There's a fundamental understanding of the "object of desire" at work here, too, and it's something Factory's Tony Wilson (not the best businessman in the world, but a great pop culture theorist) espoused as well: the value of music is really no greater than the value of its packaging. Music itself is ephemeral, and it was only the ability to capture it and sell it as a package that catapulted the recording industry into the lofty financial position it was once in; it's the fact that it no longer controls the means of replication, and its complete ignorance of that loss of control until it was too late, that has sent it into the death spiral it's currently enjoying.

But the fact that Jack White chose to start a record label in this day and age, and has done so with the nearly obsolete but oh-so-tangible vinyl record as its platform of choice, tells me he had a different set of ideas in mind regarding how one should run a record label. Yes, of course, he wants to create music and sell it, but as important as that is, it's just as important to him how he sells it. So when he sees people making money off his releases, he doesn't do what a record label would typically do (sue the profiteers, probably unsuccessfully, or if successful, sink a lot of money into legal fees before seeing a penny, if one is seen at all.)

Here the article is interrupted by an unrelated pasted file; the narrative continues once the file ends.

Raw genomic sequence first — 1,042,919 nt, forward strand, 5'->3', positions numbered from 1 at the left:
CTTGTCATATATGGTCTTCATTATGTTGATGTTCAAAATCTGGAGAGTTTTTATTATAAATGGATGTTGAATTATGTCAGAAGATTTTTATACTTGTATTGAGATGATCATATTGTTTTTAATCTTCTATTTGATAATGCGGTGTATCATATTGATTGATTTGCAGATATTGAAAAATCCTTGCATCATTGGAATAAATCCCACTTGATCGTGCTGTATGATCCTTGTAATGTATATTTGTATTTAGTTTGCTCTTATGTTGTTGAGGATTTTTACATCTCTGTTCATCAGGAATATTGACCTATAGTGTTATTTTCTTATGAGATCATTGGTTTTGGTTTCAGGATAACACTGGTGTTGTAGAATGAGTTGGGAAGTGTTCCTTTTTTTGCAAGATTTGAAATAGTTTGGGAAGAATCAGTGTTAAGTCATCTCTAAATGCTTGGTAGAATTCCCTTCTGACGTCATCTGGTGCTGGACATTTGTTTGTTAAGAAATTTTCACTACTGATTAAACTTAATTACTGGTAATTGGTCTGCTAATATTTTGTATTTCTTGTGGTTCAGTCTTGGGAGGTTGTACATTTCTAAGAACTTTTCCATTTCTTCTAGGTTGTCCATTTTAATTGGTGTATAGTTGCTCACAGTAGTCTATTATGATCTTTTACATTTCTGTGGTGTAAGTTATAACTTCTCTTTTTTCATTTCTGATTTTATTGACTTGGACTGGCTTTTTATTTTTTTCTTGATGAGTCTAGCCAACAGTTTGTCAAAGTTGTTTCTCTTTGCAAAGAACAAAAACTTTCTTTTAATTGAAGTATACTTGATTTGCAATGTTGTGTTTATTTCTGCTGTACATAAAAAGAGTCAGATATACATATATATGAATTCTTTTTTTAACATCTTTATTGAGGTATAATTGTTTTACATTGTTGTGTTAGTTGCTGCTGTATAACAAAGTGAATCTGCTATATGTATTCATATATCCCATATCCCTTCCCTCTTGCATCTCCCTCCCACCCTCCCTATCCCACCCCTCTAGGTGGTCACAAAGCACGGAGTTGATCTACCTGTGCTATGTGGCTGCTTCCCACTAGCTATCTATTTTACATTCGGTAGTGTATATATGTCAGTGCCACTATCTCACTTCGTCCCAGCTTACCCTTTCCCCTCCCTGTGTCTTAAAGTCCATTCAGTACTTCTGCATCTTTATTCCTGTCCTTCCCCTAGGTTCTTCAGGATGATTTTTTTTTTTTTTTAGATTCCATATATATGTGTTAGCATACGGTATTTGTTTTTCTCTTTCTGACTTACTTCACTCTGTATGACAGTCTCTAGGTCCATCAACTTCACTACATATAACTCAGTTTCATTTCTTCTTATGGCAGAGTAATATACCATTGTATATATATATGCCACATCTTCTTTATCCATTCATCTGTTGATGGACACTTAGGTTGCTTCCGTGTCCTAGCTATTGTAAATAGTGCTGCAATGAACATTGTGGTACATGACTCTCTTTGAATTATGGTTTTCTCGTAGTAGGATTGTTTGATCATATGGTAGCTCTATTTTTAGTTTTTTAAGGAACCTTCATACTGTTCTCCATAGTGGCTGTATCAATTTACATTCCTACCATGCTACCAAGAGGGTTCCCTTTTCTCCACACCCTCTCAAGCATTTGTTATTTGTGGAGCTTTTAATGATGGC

No, he profits from his own work. That's sort of what the artists beholden to the classic record industry should have been allowed to do all along, but the record industry was too busy making money to cut them in on the deal. Thankfully, times change.